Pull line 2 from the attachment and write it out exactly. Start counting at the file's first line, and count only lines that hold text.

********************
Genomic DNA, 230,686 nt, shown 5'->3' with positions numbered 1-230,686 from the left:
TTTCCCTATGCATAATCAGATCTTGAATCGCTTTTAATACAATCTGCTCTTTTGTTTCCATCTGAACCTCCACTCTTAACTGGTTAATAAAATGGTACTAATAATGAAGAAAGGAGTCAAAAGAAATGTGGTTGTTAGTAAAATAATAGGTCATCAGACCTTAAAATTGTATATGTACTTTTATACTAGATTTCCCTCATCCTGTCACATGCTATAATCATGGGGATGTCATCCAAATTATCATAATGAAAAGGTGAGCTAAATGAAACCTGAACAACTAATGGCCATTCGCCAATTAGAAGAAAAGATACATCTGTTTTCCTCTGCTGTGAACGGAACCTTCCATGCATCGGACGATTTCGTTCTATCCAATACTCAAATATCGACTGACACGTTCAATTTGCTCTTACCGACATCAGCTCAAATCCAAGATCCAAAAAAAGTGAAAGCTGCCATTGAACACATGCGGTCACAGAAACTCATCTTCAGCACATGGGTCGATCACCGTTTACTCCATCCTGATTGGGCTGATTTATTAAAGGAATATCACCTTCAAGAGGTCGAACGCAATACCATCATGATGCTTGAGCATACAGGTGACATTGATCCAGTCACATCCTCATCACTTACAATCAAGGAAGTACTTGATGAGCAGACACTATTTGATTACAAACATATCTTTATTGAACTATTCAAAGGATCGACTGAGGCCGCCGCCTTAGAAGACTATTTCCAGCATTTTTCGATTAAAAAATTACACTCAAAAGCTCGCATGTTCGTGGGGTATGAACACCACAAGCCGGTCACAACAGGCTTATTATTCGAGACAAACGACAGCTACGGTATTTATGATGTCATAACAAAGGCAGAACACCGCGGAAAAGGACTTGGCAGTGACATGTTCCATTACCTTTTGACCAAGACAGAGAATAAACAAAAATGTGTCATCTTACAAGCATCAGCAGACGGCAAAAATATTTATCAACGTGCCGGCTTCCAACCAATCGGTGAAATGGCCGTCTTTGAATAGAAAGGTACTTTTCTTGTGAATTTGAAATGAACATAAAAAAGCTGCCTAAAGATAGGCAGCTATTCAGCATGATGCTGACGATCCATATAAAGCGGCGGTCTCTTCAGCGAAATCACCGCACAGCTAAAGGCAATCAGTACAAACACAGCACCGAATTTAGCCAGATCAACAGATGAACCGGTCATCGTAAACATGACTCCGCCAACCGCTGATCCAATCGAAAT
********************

TTTCCCTATGCATAATCAGATCTTGAATCGCTTTTAATACAATCTGCTCTTTTGTTTCCATCTGAACCTCCACTCTTAACTGGTTAATAAAATGGTACTAATAATGAAGAAAGGAGTCAAAAGAAATGTGGTTGTTAGTAAAATAATAGGTCATCAGACCTTAAAATTGTATATGTACTTTTATACTAGATTTCCCTCATCCTGTCACATGCTATAATCATGGGGATGTCATCCAAATTATCATAATGAAAAGGTGAGCTAAATGAAACCTGAACAACTAATGGCCATTCGCCAATTAGAAGAAAAGATACATCTGTTTTCCTCTGCTGTGAACGGAACCTTCCATGCATCGGACGATTTCGTTCTATCCAATACTCAAATATCGACTGACACGTTCAATTTGCTCTTACCGACATCAGCTCAAATCCAAGATCCAAAAAAAGTGAAAGCTGCCATTGAACACATGCGGTCACAGAAACTCATCTTCAGCACATGGGTCGATCACCGTTTACTCCATCCTGATTGGGCTGATTTATTAAAGGAATATCACCTTCAAGAGGTCGAACGCAATACCATCATGATGCTTGAGCATACAGGTGACATTGATCCAGTCACATCCTCATCACTTACAATCAAGGAAGTACTTGATGAGCAGACACTATTTGATTACAAACATATCTTTATTGAACTATTCAAAGGATCGACTGAGGCCGCCGCCTTAGAAGACTATTTCCAGCATTTTTCGATTAAAAAATTACACTCAAAAGCTCGCATGTTCGTGGGGTATGAACACCACAAGCCGGTCACAACAGGCTTATTATTCGAGACAAACGACAGCTACGGTATTTATGATGTCATAACAAAGGCAGAACACCGCGGAAAAGGACTTGGCAGTGACATGTTCCATTACCTTTTGACCAAGACAGAGAATAAACAAAAATGTGTCATCTTACAAGCATCAGCAGACGGCAAAAATATTTATCAACGTGCCGGCTTCCAACCAATCGGTGAAATGGCCGTCTTTGAATAGAAAGGTACTTTTCTTGTGAATTTGAAATGAACATAAAAAAGCTGCCTAAAGATAGGCAGCTATTCAGCATGATGCTGACGATCCATATAAAGCGGCGGTCTCTTCAGCGAAATCACCGCACAGCTAAAGGCAATCAGTACAAACACAGCACCGAATTTAGCCAGATCAACAGATGAACCGGTCATCGTAAACATGACTCCGCCAACCGCTGATCCAATCGAAAT